UK data was expected to be the major event of the day. The main focus was on wages, but other components of the report were also important.
U.K. workers saw their real earnings fall in the first quarter for the first time in 2,5 years, despite unemployment dropping to its lowest in more than four decades. Regular pay adjusted for inflation fell 0.2 percent, the Office for National Statistics said Wednesday. Nominal earnings slowed to growth of 2.1 percent, an eight-month low. The nemployment rate fell to 4.6 percent, the lowest since 1975.
Employment rose 122,000 to a record 31.9 million and unemployment dropped 53,000 to 1.54 million. Vacancies climbed to a record level and average hours worked remained close to their highest rates since 2002. The BOE sees unemployment staying around current rates, slightly above the rate it can sustain without generating inflation. Inflation is heading toward 3 percent this year and squeezing consumer spending, the engine of the economy. In March alone, real earnings fell 0.5 percent, the biggest decline since July 2014.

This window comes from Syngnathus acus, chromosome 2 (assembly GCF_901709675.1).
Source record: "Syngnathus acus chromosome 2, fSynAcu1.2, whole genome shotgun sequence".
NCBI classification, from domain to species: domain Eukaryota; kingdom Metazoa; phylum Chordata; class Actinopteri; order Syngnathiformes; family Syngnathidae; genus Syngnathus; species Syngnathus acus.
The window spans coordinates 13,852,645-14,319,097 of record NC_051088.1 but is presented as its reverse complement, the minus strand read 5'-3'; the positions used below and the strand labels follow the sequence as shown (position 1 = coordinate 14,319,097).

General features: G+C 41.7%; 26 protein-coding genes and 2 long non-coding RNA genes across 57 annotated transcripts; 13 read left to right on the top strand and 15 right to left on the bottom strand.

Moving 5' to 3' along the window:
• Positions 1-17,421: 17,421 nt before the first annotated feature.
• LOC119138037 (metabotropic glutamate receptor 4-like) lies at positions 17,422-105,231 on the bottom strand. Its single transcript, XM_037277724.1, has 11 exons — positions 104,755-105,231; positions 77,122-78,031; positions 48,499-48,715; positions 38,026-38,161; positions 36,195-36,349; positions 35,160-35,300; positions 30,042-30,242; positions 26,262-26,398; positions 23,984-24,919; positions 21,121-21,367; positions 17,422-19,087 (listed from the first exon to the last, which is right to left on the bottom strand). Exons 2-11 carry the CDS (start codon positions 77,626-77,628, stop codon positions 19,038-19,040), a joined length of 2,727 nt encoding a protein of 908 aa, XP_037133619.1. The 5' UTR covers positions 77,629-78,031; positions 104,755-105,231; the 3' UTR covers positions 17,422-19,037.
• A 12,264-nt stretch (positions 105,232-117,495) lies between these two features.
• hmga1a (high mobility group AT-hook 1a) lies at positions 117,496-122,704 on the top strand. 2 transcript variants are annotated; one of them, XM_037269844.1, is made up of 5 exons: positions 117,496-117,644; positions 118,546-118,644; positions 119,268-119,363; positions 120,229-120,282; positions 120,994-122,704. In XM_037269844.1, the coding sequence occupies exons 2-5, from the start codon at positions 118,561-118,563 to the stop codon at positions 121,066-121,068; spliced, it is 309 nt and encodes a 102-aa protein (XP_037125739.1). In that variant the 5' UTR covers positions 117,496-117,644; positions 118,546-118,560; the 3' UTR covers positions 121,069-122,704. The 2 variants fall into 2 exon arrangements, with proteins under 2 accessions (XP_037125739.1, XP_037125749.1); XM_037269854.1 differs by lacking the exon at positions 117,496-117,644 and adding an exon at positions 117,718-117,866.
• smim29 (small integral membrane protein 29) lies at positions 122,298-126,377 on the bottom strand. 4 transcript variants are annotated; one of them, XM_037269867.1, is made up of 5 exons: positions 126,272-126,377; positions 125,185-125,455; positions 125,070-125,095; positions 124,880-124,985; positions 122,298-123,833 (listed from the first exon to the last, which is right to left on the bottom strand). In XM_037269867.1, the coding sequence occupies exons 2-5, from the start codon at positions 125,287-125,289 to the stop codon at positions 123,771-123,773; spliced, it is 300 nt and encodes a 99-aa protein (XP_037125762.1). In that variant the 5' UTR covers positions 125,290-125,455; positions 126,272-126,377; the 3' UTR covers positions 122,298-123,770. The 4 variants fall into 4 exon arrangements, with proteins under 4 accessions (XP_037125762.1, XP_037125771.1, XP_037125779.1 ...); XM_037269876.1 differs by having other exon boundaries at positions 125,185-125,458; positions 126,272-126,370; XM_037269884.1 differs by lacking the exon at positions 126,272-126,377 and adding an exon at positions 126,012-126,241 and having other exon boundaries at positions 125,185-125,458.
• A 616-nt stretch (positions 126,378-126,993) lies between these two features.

For most Bank of England policy makers, the fact that earnings remain subdued despite a healthy labor market suggests there is still enough slack in the labor market to keep interest rates at a record low. While officials see wages rebounding next year, the outlook
for 2017 is subdued as Brexit uncertainty and higher costs brought about by the ailing pound lead employers to clamp down on costs.
UK pound is trading below a resistance at 1.2950. A break above is needed for further gains. source: xStation5